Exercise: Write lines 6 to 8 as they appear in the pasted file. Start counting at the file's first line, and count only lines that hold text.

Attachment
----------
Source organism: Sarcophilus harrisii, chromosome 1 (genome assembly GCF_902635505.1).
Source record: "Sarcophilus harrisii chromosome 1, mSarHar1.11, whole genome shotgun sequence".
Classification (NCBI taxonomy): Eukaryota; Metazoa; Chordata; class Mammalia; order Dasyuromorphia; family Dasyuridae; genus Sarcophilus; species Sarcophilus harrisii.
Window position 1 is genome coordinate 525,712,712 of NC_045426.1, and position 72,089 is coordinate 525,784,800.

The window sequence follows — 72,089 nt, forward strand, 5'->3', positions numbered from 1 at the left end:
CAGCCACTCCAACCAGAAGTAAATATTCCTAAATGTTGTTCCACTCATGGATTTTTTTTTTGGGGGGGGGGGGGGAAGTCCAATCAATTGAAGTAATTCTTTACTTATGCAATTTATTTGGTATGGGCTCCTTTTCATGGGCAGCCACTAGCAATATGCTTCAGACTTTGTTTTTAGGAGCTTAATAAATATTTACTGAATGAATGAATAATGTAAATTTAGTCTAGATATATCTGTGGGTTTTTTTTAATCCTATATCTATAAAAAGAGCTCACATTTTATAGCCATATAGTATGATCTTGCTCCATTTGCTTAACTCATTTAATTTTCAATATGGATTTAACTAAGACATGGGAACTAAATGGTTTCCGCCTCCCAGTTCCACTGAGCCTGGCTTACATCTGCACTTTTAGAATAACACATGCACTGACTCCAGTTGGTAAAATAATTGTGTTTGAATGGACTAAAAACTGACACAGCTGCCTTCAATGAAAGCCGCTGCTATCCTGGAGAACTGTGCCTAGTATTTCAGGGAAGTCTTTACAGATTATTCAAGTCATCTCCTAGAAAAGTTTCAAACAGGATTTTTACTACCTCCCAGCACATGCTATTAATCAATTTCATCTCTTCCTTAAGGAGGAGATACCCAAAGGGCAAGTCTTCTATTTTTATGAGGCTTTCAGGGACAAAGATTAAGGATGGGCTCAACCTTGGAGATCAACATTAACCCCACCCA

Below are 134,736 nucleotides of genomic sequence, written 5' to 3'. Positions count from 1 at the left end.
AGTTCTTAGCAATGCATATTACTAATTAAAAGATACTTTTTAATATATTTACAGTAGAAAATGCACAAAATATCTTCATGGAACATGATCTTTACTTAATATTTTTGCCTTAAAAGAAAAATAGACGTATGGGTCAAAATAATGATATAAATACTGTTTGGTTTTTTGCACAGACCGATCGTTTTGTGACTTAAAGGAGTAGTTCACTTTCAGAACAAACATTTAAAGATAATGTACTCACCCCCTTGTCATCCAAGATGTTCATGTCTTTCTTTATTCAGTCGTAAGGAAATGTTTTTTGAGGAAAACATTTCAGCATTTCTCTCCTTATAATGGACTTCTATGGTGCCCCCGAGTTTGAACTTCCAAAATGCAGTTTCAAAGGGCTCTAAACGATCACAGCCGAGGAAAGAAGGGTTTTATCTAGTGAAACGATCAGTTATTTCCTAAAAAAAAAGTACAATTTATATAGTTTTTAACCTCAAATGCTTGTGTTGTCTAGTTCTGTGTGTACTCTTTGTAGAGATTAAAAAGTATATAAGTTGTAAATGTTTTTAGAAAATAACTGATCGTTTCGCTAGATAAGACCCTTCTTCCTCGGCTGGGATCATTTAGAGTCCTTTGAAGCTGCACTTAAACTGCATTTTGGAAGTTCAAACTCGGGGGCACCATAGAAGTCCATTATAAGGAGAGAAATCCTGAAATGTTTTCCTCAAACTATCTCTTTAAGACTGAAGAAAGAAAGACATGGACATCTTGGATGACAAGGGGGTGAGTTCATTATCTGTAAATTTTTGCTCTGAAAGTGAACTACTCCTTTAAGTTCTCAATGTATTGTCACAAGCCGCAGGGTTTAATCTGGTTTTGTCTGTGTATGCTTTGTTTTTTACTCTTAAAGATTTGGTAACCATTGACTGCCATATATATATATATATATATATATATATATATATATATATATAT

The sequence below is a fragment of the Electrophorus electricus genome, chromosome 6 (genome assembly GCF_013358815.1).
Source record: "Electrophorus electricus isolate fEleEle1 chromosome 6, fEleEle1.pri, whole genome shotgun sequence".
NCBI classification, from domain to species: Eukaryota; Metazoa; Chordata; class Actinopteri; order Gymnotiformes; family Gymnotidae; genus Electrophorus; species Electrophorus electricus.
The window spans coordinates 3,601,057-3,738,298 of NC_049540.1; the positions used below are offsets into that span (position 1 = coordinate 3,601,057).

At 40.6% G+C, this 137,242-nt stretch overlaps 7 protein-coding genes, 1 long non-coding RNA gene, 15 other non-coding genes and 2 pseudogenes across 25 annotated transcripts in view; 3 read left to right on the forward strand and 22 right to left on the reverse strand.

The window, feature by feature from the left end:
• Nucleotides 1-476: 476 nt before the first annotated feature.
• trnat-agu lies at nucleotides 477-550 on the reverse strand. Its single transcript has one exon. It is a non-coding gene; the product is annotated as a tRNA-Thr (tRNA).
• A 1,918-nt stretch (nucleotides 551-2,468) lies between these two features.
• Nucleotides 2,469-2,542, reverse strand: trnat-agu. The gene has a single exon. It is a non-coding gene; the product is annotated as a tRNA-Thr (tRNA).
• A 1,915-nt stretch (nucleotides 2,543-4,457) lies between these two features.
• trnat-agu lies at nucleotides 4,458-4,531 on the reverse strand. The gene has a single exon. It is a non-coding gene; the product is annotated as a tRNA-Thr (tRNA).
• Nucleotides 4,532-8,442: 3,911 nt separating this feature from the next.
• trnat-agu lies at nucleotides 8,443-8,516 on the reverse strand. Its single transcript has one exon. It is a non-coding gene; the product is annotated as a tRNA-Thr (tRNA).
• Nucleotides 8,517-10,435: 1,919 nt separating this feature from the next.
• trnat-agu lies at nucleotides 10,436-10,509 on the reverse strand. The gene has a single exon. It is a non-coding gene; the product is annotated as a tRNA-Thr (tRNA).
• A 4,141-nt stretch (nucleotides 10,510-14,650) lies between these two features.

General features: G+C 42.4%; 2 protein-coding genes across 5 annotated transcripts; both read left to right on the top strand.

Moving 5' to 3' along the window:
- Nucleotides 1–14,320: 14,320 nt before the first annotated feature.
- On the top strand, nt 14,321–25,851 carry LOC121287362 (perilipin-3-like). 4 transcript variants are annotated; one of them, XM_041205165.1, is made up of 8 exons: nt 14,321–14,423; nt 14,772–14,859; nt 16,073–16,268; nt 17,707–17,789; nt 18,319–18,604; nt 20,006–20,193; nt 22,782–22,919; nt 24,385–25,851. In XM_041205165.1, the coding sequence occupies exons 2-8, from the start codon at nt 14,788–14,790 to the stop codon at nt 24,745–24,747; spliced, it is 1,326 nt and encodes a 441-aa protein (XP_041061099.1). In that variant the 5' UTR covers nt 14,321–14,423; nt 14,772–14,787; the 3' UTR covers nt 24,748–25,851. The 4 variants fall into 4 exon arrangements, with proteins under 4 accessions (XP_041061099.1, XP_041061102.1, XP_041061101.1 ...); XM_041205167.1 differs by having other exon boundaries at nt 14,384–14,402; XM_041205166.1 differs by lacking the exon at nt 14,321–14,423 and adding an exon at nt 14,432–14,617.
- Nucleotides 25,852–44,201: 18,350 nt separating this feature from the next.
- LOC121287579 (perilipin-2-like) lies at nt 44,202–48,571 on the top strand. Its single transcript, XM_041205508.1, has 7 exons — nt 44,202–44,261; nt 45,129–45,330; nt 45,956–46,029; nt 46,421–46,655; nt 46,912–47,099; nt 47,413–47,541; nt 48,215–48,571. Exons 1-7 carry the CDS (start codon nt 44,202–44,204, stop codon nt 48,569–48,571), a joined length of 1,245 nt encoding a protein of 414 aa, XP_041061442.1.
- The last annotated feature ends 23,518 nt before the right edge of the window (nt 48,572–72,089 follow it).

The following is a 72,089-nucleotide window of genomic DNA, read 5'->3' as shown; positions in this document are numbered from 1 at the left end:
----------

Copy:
CAGCCACTCCAACCAGAAGTAAATATTCCTAAATGTTGTTCCACTCATGGATTTTTTTTTTGGGGGGGGGGGGGGAAGTCCAATCAATTGAAGTAATTCTTTACTTATGCAATTTATTTGGTATGGGCTCCTTTTCATGGGCAGCCACTAGCAATATGCTTCAGACTTTGTTTTTAGGAGCTTAATAAATATTTACTGAATGAATGAATAATGTAAATTTAGTCTAGATATATCTGTGGGTTTTTTTTAATCCTATATCTATAAAAAGAGCTCACATTTTATAGCCATATAGTATGATCTTGCTCCATTTGCTTAACTCATTTAATTTTCAATATGGATTTAACTAAGACATGGGAACTAAATGGTTTCCGCCTCCCAGTTCCACTGAGCCTGGCTTACATCTGCACTTTTAGAATAACACATGCACTGACTCCAGTTGGTAAAATAATTGTGTTTGAATGGACTAAAAACTGACACAGCTGCCTTCAATGAAAGCCGCTGCTATCCTGGAGAACTGTGCCTAGTATTTCAGGGAAGTCTTTACAGATTATTCAAGTCATCTCCTAGAAAAGTTTCAAACAGGATTTTTACTACCTCCCAGCACATGCTATTAATCAATTTCATCTCTTCCTTAAGGAGGAGATACCCAAAGGGCAAGTCTTCTATTTTTATGAGGCTTTCAGGGACAAAGATTAAGGATGGGCTCAACCTTGGAGATCAACATTAACCCCACCCA

Below are 134,736 nucleotides of genomic sequence, written 5' to 3'. Positions count from 1 at the left end.
AGTTCTTAGCAATGCATATTACTAATTAAAAGATACTTTTTAATATATTTACAGTAGAAAATGCACAAAATATCTTCATGGAACATGATCTTTACTTAATATTTTTGCCTTAAAAGAAAAATAGACGTATGGGTCAAAATAATGATATAAATACTGTTTGGTTTTTTGCACAGACCGATCGTTTTGTGACTTAAAGGAGTAGTTCACTTTCAGAACAAACATTTAAAGATAATGTACTCACCCCCTTGTCATCCAAGATGTTCATGTCTTTCTTTATTCAGTCGTAAGGAAATGTTTTTTGAGGAAAACATTTCAGCATTTCTCTCCTTATAATGGACTTCTATGGTGCCCCCGAGTTTGAACTTCCAAAATGCAGTTTCAAAGGGCTCTAAACGATCACAGCCGAGGAAAGAAGGGTTTTATCTAGTGAAACGATCAGTTATTTCCTAAAAAAAAAGTACAATTTATATAGTTTTTAACCTCAAATGCTTGTGTTGTCTAGTTCTGTGTGTACTCTTTGTAGAGATTAAAAAGTATATAAGTTGTAAATGTTTTTAGAAAATAACTGATCGTTTCGCTAGATAAGACCCTTCTTCCTCGGCTGGGATCATTTAGAGTCCTTTGAAGCTGCACTTAAACTGCATTTTGGAAGTTCAAACTCGGGGGCACCATAGAAGTCCATTATAAGGAGAGAAATCCTGAAATGTTTTCCTCAAACTATCTCTTTAAGACTGAAGAAAGAAAGACATGGACATCTTGGATGACAAGGGGGTGAGTTCATTATCTGTAAATTTTTGCTCTGAAAGTGAACTACTCCTTTAAGTTCTCAATGTATTGTCACAAGCCGCAGGGTTTAATCTGGTTTTGTCTGTGTATGCTTTGTTTTTTACTCTTAAAGATTTGGTAACCATTGACTGCCATATATATATATATATATATATATATATATATATATATATATAT